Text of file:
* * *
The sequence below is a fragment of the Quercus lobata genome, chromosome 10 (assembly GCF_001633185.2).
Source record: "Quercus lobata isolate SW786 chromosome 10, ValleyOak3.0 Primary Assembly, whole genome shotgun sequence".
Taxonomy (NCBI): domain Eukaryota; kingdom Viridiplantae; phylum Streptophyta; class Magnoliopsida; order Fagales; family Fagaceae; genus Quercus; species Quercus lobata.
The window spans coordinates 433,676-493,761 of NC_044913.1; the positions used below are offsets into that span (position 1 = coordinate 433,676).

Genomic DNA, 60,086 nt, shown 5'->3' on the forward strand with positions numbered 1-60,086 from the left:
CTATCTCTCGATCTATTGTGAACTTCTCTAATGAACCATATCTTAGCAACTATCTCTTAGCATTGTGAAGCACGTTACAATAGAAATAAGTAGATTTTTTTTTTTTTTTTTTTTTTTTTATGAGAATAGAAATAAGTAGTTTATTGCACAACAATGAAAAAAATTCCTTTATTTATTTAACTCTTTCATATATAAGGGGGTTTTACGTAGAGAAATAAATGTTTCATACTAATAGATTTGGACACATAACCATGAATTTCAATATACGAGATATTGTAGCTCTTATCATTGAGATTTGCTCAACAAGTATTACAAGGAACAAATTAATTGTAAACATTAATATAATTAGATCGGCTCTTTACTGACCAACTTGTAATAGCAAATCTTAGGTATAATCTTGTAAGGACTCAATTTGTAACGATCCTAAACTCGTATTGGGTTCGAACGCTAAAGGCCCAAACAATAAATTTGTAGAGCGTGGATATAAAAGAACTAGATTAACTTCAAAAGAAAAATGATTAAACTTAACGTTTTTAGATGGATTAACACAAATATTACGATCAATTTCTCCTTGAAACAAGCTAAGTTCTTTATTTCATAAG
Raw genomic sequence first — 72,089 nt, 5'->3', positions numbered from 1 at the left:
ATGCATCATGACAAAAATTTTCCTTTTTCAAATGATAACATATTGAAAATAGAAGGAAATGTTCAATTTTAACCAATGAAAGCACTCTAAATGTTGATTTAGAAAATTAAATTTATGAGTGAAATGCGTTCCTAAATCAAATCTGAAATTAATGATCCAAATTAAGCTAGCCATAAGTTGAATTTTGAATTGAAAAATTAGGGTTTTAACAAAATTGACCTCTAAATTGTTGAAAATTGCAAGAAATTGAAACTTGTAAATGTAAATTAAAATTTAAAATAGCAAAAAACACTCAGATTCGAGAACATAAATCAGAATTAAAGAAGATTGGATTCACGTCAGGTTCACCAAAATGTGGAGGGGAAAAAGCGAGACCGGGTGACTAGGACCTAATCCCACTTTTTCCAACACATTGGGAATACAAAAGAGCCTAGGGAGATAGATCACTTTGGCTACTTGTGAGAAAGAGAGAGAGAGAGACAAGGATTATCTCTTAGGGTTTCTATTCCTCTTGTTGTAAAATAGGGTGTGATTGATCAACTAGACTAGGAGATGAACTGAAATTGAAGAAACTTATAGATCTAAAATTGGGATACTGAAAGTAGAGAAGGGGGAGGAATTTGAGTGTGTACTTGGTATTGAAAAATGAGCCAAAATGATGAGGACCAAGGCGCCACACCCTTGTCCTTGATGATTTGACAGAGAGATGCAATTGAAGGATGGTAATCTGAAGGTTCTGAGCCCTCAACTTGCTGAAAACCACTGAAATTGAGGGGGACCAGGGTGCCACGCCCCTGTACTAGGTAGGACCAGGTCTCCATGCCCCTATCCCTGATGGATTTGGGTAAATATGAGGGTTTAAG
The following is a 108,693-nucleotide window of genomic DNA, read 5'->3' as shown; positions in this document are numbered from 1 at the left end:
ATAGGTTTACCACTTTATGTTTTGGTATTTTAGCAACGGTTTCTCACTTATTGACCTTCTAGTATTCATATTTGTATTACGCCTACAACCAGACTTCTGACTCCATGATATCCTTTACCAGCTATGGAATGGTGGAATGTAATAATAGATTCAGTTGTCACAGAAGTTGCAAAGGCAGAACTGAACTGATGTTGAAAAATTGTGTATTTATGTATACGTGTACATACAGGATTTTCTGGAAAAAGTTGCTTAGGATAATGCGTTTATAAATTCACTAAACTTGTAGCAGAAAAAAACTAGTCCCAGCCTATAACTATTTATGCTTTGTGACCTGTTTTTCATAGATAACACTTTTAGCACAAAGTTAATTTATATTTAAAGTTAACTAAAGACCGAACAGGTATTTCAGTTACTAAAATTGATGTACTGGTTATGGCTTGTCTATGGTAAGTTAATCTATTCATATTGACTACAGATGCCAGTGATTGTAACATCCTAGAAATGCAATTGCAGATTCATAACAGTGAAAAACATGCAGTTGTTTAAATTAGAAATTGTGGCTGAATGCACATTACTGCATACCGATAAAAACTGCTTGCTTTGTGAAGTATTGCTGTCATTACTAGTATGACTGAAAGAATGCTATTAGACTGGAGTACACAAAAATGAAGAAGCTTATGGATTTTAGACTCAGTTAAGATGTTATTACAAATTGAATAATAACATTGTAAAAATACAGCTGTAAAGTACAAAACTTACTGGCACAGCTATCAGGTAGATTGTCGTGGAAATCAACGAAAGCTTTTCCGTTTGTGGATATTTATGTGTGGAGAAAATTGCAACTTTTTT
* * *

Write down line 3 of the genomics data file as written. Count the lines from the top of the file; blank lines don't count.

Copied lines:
Taxonomy (NCBI): domain Eukaryota; kingdom Viridiplantae; phylum Streptophyta; class Magnoliopsida; order Fagales; family Fagaceae; genus Quercus; species Quercus lobata.